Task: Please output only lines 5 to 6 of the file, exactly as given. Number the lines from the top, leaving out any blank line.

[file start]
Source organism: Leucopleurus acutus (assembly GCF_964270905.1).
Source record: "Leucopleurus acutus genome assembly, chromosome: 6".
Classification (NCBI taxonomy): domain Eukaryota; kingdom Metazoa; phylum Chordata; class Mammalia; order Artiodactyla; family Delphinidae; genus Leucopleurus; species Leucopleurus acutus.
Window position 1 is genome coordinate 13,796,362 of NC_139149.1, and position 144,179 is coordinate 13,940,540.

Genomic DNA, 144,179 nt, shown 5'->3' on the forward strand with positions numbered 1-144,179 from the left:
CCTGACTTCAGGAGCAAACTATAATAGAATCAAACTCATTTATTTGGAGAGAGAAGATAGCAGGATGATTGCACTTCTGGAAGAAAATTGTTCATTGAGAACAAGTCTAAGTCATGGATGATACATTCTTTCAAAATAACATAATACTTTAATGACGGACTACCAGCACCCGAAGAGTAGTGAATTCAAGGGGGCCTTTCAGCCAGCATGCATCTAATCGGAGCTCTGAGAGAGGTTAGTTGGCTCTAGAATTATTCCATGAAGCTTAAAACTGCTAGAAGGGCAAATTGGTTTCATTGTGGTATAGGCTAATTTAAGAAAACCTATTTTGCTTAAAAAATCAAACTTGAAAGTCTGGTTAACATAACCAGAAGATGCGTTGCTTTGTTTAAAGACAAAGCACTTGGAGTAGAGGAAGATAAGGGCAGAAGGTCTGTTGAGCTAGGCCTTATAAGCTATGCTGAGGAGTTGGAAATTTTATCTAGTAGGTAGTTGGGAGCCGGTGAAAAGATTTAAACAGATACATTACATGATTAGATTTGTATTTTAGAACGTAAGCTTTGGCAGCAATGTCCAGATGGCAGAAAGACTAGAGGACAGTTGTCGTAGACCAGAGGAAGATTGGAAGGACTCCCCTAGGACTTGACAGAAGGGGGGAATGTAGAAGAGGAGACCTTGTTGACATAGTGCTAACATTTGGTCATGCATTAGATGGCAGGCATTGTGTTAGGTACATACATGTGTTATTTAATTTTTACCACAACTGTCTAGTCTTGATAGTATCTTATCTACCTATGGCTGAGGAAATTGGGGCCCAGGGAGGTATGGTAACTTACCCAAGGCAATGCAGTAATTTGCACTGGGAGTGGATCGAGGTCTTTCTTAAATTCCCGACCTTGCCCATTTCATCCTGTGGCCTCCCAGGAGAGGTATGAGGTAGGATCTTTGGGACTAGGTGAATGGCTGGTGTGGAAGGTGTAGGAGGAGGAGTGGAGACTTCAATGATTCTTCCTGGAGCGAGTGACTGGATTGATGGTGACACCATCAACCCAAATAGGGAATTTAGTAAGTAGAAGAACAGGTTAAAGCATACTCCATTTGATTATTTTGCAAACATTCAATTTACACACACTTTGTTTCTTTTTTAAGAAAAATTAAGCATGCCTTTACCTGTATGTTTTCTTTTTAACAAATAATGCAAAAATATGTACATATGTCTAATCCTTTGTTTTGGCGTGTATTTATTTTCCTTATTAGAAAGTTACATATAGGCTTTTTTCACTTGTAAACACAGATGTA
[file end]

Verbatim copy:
Genomic DNA, 144,179 nt, shown 5'->3' on the forward strand with positions numbered 1-144,179 from the left:
CCTGACTTCAGGAGCAAACTATAATAGAATCAAACTCATTTATTTGGAGAGAGAAGATAGCAGGATGATTGCACTTCTGGAAGAAAATTGTTCATTGAGAACAAGTCTAAGTCATGGATGATACATTCTTTCAAAATAACATAATACTTTAATGACGGACTACCAGCACCCGAAGAGTAGTGAATTCAAGGGGGCCTTTCAGCCAGCATGCATCTAATCGGAGCTCTGAGAGAGGTTAGTTGGCTCTAGAATTATTCCATGAAGCTTAAAACTGCTAGAAGGGCAAATTGGTTTCATTGTGGTATAGGCTAATTTAAGAAAACCTATTTTGCTTAAAAAATCAAACTTGAAAGTCTGGTTAACATAACCAGAAGATGCGTTGCTTTGTTTAAAGACAAAGCACTTGGAGTAGAGGAAGATAAGGGCAGAAGGTCTGTTGAGCTAGGCCTTATAAGCTATGCTGAGGAGTTGGAAATTTTATCTAGTAGGTAGTTGGGAGCCGGTGAAAAGATTTAAACAGATACATTACATGATTAGATTTGTATTTTAGAACGTAAGCTTTGGCAGCAATGTCCAGATGGCAGAAAGACTAGAGGACAGTTGTCGTAGACCAGAGGAAGATTGGAAGGACTCCCCTAGGACTTGACAGAAGGGGGGAATGTAGAAGAGGAGACCTTGTTGACATAGTGCTAACATTTGGTCATGCATTAGATGGCAGGCATTGTGTTAGGTACATACATGTGTTATTTAATTTTTACCACAACTGTCTAGTCTTGATAGTATCTTATCTACCTATGGCTGAGGAAATTGGGGCCCAGGGAGGTATGGTAACTTACCCAAGGCAATGCAGTAATTTGCACTGGGAGTGGATCGAGGTCTTTCTTAAATTCCCGACCTTGCCCATTTCATCCTGTGGCCTCCCAGGAGAGGTATGAGGTAGGATCTTTGGGACTAGGTGAATGGCTGGTGTGGAAGGTGTAGGAGGAGGAGTGGAGACTTCAATGATTCTTCCTGGAGCGAGTGACTGGATTGATGGTGACACCATCAACCCAAATAGGGAATTTAGTAAGTAGAAGAACAGGTTAAAGCATACTCCATTTGATTATTTTGCAAACATTCAATTTACACACACTTTGTTTCTTTTTTAAGAAAAATTAAGCATGCCTTTACCTGTATGTTTTCTTTTTAACAAATAATGCAAAAATATGTACATATGTCTAATCCTTTGTTTTGGCGTGTATTTATTTTCCTTATTAGAAAGTTACATATAGGCTTTTTTCACTTGTAAACACAGATGTA